Yesterday I took a trip from Tokyo to Mt. Fuji – the highest peak in Japan at 3,776 m above sea level. The mountain is actually an active volcano erupting about 300 years ago! Mt. Fuji is the iconic dome shaped peak you see in a lot of Japanese art. The trip included a stop at 5th station, the farthest point cars can drive. There are a total of ten stations to the summit so this was about 2,000+ m high. See where we were below!
The weather was slightly promising by forecast with some sunlight and it seemed as if the clouds were clearing while driving to Mt. Fuji. We got to see the summit briefly on the drive up so it seemed as if the clouds were disappearing. When we got there at 5th station we only had about 20 minutes to stay and do some quick sightseeing or gift shopping. I was quickly looking for a spot away from the big crowds with a good view of the summit. However, the summit was invisible because of the clouds. I found a open spot near the car park and set up my tripod towards the summit. The clouds/fog were moving quick so I decided on a 2 second interval. After getting my shot set-up the clouds magically opened for a quick peek at the summit! I was using f/16, ISO 100 with my 28mm f/2.8 prime lens. I used aperture priority mode with this sequence since I expected the lighting to change if the sun appeared (which it did). The smoothing was then completed with LRTimelapse for deflicker.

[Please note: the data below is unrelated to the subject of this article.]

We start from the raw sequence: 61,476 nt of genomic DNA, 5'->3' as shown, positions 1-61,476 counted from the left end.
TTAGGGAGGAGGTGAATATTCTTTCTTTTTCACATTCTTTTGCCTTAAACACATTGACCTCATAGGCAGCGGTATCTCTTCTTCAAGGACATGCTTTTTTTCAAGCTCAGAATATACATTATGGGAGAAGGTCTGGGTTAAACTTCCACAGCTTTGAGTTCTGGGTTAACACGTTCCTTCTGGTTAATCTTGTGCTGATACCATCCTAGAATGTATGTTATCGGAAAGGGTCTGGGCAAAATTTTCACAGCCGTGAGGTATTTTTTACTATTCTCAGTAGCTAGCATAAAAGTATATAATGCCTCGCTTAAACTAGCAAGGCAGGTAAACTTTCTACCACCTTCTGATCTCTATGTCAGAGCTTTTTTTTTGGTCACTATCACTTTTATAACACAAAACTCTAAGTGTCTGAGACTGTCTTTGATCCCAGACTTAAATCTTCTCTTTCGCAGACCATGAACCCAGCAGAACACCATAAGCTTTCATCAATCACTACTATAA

Retrospectively, a 1 second interval might have been better but this is why shooting nature can be so much more fun and rewarding/challenging. You often have little time to react and get set-up (i.e – its nice to have a fairly quick and mobile set-up with a tripod and camera ready to go). Plus you need to know how to quickly adjust and set your camera, focus, etc.
The video turned out amazing in my opinion! The fall colors are a plus for sure! Here are the beginning and summit pictures! This entire sequence occurred in just 8 short minutes!
One more day left in Japan! Sightseeing of Tokyo ahead (hopefully the weather cooperates today)